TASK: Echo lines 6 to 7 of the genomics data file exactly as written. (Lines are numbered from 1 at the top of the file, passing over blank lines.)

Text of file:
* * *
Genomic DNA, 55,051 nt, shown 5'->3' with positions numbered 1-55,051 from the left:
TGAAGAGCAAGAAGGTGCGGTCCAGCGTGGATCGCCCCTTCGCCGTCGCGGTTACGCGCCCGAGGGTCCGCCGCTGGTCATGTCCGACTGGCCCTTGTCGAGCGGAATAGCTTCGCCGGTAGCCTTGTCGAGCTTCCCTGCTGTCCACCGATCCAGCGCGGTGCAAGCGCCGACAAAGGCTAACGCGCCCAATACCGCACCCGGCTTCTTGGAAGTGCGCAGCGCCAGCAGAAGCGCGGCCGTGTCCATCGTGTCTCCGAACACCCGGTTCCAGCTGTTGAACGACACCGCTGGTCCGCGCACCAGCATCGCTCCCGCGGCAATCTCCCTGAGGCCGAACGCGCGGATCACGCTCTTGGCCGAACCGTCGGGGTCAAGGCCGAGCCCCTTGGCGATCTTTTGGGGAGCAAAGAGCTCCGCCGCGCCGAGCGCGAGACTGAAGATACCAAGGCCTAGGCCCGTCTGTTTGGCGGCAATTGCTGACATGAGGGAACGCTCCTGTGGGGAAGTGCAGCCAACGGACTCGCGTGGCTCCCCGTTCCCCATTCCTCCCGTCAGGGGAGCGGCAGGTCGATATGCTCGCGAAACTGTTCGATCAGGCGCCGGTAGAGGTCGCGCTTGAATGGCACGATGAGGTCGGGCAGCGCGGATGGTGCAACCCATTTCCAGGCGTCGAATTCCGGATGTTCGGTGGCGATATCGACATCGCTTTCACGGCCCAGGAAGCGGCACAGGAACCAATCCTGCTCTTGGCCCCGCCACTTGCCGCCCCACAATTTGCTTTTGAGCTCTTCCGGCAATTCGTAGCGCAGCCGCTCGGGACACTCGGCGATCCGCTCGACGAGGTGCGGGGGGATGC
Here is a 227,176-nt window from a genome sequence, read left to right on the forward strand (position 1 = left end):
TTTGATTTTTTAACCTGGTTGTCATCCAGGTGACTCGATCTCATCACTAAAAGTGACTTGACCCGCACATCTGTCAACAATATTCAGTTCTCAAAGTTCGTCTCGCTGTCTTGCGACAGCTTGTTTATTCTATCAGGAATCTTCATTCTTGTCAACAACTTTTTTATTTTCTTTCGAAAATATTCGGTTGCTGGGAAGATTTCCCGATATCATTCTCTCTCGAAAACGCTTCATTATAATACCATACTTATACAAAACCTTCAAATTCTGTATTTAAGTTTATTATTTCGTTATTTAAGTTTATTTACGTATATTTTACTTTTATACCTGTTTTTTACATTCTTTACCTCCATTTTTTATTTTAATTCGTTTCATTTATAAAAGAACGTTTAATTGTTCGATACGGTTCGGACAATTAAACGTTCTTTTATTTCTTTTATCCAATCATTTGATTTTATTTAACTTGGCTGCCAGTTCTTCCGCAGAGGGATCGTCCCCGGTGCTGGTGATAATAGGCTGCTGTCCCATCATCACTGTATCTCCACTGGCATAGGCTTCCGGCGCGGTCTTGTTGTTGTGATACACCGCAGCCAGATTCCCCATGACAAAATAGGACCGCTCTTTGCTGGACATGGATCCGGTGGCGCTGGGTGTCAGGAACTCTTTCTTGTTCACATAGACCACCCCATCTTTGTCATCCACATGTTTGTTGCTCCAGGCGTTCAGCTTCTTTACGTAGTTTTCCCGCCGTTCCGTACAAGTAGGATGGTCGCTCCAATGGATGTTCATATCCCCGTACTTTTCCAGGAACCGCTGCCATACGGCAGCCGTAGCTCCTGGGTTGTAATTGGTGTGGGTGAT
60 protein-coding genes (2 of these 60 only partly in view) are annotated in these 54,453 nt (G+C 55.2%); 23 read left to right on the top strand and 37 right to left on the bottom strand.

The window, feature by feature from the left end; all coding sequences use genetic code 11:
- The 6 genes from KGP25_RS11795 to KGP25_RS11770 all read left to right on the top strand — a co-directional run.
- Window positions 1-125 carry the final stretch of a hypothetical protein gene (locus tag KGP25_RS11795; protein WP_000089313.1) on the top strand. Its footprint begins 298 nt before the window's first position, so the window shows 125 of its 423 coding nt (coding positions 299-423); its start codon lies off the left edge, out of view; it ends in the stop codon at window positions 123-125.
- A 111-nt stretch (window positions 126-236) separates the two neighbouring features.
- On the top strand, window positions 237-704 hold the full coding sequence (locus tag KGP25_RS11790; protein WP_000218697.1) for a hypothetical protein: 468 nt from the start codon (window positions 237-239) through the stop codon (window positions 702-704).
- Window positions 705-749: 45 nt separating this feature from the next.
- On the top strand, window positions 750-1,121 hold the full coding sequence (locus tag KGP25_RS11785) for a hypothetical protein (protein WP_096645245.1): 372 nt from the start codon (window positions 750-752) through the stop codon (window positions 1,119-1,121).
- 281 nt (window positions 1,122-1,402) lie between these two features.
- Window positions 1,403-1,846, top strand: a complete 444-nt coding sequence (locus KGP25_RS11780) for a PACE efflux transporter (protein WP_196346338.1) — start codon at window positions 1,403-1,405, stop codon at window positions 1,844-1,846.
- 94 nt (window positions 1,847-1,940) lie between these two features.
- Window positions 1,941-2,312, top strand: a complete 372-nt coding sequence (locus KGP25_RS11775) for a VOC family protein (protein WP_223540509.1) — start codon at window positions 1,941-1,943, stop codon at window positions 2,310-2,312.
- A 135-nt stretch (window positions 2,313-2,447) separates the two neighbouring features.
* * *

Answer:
The window, feature by feature from the left end; all coding sequences use genetic code 11:
- The 6 genes from KGP25_RS11795 to KGP25_RS11770 all read left to right on the top strand — a co-directional run.